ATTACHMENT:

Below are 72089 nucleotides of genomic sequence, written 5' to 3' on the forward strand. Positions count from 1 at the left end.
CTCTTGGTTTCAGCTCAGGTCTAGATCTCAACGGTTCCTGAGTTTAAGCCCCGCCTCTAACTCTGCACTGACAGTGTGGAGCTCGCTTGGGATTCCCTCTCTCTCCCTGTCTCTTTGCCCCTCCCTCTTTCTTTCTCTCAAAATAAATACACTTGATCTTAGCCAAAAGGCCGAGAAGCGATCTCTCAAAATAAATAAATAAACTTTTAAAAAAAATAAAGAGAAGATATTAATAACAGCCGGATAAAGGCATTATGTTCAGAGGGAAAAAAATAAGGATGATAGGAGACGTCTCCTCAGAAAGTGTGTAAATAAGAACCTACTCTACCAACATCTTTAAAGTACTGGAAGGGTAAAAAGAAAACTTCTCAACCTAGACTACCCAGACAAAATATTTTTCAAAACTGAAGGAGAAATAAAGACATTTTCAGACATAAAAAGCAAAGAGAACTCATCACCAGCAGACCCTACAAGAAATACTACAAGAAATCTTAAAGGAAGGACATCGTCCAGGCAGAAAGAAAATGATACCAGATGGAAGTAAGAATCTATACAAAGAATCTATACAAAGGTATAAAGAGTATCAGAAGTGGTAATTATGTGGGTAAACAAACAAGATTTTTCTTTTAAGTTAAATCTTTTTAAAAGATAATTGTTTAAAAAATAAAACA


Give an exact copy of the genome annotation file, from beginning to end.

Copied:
Below are 72089 nucleotides of genomic sequence, written 5' to 3' on the forward strand. Positions count from 1 at the left end.
CTCTTGGTTTCAGCTCAGGTCTAGATCTCAACGGTTCCTGAGTTTAAGCCCCGCCTCTAACTCTGCACTGACAGTGTGGAGCTCGCTTGGGATTCCCTCTCTCTCCCTGTCTCTTTGCCCCTCCCTCTTTCTTTCTCTCAAAATAAATACACTTGATCTTAGCCAAAAGGCCGAGAAGCGATCTCTCAAAATAAATAAATAAACTTTTAAAAAAAATAAAGAGAAGATATTAATAACAGCCGGATAAAGGCATTATGTTCAGAGGGAAAAAAATAAGGATGATAGGAGACGTCTCCTCAGAAAGTGTGTAAATAAGAACCTACTCTACCAACATCTTTAAAGTACTGGAAGGGTAAAAAGAAAACTTCTCAACCTAGACTACCCAGACAAAATATTTTTCAAAACTGAAGGAGAAATAAAGACATTTTCAGACATAAAAAGCAAAGAGAACTCATCACCAGCAGACCCTACAAGAAATACTACAAGAAATCTTAAAGGAAGGACATCGTCCAGGCAGAAAGAAAATGATACCAGATGGAAGTAAGAATCTATACAAAGAATCTATACAAAGGTATAAAGAGTATCAGAAGTGGTAATTATGTGGGTAAACAAACAAGATTTTTCTTTTAAGTTAAATCTTTTTAAAAGATAATTGTTTAAAAAATAAAACA